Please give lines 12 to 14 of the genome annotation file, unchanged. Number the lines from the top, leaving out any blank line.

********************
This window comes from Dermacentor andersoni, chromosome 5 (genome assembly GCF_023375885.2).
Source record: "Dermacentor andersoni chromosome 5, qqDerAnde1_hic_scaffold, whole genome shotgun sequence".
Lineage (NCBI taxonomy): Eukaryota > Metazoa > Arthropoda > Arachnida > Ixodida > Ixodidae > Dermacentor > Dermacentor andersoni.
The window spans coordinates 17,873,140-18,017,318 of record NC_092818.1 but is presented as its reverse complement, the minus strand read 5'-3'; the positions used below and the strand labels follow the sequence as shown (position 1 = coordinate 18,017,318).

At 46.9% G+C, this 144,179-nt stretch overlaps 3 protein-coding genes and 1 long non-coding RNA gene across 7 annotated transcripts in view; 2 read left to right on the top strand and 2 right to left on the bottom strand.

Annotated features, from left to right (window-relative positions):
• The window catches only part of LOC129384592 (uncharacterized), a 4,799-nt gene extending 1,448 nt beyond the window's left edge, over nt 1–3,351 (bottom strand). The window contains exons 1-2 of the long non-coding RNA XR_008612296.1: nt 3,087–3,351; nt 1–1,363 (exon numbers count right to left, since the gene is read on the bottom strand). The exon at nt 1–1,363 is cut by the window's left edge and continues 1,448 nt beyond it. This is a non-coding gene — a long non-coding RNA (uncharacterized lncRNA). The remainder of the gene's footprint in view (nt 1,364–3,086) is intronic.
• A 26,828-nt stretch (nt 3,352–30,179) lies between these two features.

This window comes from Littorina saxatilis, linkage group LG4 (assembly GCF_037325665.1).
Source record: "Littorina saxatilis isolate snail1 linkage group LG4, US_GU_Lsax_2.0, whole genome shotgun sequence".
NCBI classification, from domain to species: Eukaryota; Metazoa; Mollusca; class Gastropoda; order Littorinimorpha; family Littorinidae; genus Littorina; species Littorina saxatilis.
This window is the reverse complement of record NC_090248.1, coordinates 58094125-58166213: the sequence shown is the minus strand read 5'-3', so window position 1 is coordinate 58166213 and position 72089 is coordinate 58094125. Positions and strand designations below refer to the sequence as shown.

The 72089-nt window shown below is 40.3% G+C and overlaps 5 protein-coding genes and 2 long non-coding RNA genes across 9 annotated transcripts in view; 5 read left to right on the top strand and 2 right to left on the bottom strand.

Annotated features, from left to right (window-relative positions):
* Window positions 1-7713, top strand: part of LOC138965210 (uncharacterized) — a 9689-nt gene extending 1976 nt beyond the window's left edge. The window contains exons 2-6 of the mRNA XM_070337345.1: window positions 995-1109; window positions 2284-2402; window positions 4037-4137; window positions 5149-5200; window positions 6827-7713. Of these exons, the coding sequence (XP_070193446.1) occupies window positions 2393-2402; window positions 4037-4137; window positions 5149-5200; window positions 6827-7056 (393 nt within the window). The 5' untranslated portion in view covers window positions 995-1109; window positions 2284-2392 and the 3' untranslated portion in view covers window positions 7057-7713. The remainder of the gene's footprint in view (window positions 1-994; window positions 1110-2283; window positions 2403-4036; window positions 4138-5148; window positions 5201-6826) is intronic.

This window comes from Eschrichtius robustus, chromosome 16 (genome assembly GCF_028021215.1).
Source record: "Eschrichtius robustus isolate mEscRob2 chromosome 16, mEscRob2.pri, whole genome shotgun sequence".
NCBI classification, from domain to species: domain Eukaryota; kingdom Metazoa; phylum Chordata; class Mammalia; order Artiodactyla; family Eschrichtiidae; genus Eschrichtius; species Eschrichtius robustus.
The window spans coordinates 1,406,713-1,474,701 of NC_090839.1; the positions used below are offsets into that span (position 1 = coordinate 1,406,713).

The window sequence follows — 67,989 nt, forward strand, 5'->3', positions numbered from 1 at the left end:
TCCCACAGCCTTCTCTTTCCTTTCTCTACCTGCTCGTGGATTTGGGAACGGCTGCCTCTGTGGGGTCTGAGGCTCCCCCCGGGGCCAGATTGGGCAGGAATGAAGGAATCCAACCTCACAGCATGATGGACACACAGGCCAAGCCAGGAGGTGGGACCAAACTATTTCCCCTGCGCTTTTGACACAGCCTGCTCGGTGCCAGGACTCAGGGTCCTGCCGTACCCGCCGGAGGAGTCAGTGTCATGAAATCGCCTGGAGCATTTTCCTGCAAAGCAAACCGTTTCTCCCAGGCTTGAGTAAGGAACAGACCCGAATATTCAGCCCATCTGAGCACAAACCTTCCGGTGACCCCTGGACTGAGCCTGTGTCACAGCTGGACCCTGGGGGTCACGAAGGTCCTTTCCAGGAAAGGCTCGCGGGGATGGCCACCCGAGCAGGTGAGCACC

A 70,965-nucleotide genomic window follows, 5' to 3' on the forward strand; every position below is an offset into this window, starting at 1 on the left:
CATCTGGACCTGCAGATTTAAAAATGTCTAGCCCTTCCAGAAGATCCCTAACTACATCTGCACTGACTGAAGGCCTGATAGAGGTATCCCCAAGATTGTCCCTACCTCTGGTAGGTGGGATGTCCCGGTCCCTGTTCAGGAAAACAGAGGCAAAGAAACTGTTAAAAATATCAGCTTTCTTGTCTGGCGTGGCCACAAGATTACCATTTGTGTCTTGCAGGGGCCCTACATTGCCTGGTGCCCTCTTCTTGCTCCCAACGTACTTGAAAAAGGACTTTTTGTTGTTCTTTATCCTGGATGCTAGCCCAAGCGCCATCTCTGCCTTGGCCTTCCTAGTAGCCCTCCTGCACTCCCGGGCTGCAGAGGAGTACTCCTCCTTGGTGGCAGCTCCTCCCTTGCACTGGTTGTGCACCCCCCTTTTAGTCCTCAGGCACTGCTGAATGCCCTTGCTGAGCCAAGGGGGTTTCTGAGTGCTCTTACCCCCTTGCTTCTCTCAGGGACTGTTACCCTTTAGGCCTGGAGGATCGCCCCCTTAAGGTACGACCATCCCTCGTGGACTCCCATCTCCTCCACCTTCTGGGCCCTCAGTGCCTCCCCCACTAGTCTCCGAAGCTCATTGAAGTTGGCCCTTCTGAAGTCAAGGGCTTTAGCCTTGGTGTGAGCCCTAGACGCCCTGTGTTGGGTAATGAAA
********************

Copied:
This window is the reverse complement of record NC_090248.1, coordinates 58094125-58166213: the sequence shown is the minus strand read 5'-3', so window position 1 is coordinate 58166213 and position 72089 is coordinate 58094125. Positions and strand designations below refer to the sequence as shown.

The 72089-nt window shown below is 40.3% G+C and overlaps 5 protein-coding genes and 2 long non-coding RNA genes across 9 annotated transcripts in view; 5 read left to right on the top strand and 2 right to left on the bottom strand.

Annotated features, from left to right (window-relative positions):